How odd. For more than 30 years, American liberals had little to say about the British economy, other than noting how swell its state-run healthcare system was. They sort of missed the free-market miracle happening there.
In 1980, British GDP per person was 5% smaller than Italy’s, 12% smaller than France’s, 14% smaller than Germany’s, 21% smaller than Sweden’s, and 40% smaller than Switzerland’s. But the pro-market reforms begun under Margaret Thatcher — deregulation, privatization, and lowering marginal tax rates — worked a medical wonder on the sick man of Europe. By 2008, British per capita GDP was 12% bigger than Italy’s, 7% bigger than France’s, and the same as Germany’s. Britain had also narrowed the gap with Sweden and Switzerland.
But American liberals are suddenly very interested in what’s happening in the UK. They point to the mild recession the nation is now experiencing as proof positive that Prime Minister David Cameron’s austerity drive is a massive mistake. Not that they really much care what’s happening in the UK, of course. But those on the American Left want to use the UK example to bolster their argument that a) the U.S. economy would be worse off without President Obama’s stimulus plan, b) the U.S. economy needs heaps more stimulus, and c) Republican austerity ideas would kill the fragile recovery.
1. Recall that American liberals actually liked the Cameron plan when it was first announced because it raised taxes, just like Obama wants to do now. The Cameron formula was 80% spending cuts and 20% tax increases. The tax hikes were the mistake — not the spending cuts — as they have been throughout Europe, a region quite likely at the tippy top of the Laffer Curve. The UK should be cutting tax rates broadly, permanently, efficiently, and immediately. Indeed, the government is scrapping the previous government’s hike in the top marginal rate to 50% from 45% because it didn’t raise any money. Keep it up! Accelerate and deepen those corporate tax cuts! The Cameron government also needs to reverse the slippage in deregulation. The World Economic Forum ranks Britain 83rd out of 142 countries for placing the largest regulatory burden on business.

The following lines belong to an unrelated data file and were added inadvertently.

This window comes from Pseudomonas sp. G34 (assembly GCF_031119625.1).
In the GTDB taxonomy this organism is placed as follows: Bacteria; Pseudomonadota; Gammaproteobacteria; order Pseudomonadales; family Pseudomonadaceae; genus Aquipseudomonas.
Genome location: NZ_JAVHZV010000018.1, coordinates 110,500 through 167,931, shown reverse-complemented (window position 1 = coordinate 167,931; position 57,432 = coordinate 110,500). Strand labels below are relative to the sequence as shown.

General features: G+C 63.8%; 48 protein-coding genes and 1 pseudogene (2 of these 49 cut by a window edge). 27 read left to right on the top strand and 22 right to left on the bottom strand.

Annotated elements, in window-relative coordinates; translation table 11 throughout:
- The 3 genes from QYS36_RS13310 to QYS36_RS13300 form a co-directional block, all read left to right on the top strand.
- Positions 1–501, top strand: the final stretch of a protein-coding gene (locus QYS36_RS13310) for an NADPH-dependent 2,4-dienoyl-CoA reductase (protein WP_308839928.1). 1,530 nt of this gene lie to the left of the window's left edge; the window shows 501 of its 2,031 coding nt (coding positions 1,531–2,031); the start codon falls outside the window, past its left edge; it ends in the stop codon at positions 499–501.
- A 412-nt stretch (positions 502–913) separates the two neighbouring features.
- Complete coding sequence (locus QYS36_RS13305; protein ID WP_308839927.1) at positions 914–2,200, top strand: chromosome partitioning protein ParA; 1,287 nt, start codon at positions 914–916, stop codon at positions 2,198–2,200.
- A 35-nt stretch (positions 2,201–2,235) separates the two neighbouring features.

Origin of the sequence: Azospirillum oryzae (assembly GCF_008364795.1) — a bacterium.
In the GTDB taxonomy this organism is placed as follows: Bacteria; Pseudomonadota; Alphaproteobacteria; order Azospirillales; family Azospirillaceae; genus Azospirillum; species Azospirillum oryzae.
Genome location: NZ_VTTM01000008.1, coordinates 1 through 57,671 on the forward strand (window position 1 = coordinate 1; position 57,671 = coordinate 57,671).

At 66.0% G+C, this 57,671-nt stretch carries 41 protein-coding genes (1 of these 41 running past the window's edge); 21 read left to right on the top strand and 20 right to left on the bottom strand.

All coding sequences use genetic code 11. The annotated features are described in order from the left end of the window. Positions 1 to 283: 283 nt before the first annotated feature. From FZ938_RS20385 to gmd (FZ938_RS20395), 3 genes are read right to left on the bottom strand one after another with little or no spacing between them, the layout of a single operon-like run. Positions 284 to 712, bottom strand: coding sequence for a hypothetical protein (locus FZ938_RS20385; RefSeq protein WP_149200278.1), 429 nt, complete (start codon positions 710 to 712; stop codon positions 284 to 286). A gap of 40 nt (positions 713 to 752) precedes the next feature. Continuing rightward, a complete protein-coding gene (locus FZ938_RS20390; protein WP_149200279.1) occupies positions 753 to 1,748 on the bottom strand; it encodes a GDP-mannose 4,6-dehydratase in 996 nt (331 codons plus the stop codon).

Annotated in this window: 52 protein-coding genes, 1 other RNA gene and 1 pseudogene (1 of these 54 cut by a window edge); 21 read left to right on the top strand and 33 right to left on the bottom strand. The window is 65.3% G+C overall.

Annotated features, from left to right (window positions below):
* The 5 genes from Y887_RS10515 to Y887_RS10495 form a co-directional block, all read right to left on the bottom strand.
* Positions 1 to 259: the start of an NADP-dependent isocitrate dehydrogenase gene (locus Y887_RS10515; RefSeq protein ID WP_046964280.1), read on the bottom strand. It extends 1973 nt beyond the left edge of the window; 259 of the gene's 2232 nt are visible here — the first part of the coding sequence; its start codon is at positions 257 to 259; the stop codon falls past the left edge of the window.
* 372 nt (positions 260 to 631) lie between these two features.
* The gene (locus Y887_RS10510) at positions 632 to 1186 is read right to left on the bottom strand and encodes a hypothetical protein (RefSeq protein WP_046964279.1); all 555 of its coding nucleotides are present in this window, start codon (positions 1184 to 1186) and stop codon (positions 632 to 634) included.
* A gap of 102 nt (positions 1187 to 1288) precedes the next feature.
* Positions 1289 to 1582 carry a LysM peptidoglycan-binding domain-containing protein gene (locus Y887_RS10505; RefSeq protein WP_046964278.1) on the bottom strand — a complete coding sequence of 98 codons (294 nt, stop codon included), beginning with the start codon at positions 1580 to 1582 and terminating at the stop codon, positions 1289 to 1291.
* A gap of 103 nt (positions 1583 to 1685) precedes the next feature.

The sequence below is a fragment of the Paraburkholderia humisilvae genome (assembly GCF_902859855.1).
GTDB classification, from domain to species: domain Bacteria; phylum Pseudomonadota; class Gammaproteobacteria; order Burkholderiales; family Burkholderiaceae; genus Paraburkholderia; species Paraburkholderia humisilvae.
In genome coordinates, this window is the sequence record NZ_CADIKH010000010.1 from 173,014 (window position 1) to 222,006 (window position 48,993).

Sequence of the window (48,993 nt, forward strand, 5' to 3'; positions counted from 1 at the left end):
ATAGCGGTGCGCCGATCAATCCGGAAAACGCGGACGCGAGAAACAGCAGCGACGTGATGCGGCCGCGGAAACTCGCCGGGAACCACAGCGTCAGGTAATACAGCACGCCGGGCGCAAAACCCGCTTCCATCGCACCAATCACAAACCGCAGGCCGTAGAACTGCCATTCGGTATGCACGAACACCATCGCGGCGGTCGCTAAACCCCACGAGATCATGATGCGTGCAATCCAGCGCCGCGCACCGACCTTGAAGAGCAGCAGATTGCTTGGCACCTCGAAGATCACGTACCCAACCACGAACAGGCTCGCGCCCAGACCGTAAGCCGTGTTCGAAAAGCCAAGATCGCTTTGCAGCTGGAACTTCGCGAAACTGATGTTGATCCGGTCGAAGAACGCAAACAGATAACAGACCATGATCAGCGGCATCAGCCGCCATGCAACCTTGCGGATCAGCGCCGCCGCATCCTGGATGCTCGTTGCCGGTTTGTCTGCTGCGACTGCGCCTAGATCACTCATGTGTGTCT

2. Look at the neighborhood the UK is playing in. Some 50% of its exports go to the rest of Europe, which is in the dumps right now and could also use some pro-growth tax policy along with labor market and pension reforms. Oh, and how is austerity advocate Germany doing? Not bad: “Berlin’s latest economic forecast is seen by analysts as renewed evidence that Germany has largely defied the eurozone debt crisis and generally performed better than its main partners in Europe.”
3. Let’s not forget the UK’s precarious debt situation. There are worse things than a mild recession — such as a full-blown debt crisis. As the UK’s Reform think tank argues, “A major shift in fiscal policy would damage the Coalition’s fiscal credibility and risk increasing interest rates. To show the importance of this, Reform calculated that with current low bond rates the UK will be able to service its debt even with low growth. However, if yields on 10-year bond rates were to rise above 5% (similar to the levels currently in Spain) the government would have to run a surplus in each year of the current Spending Review period or else face a debt spiral.”
4. Do the Obamacrats really think Republicans are offering extreme austerity? Here is Treasury Secretary Tim Geithner yesterday on CNBC: “And it would be a terrible mistake, economically, for the United States, for us to lurch, prematurely, to extreme austerity, to severe austerity.” The Paul Ryan-House Republican budget, assuming CBO’s gloomy economic numbers, would cut debt as a share of GDP by about 10 percentage points to a still historically high 62% by 2022 — a decade from now! — while also sharply cutting taxes. During that span, Washington would add some $3 trillion in new debt. Mitt Romney, as well, would shoot for balancing the budget by 2020. These are rather gentle glide paths, hardly crushing austerity. But, then again, they probably look severe vs. the Obama debt trajectory: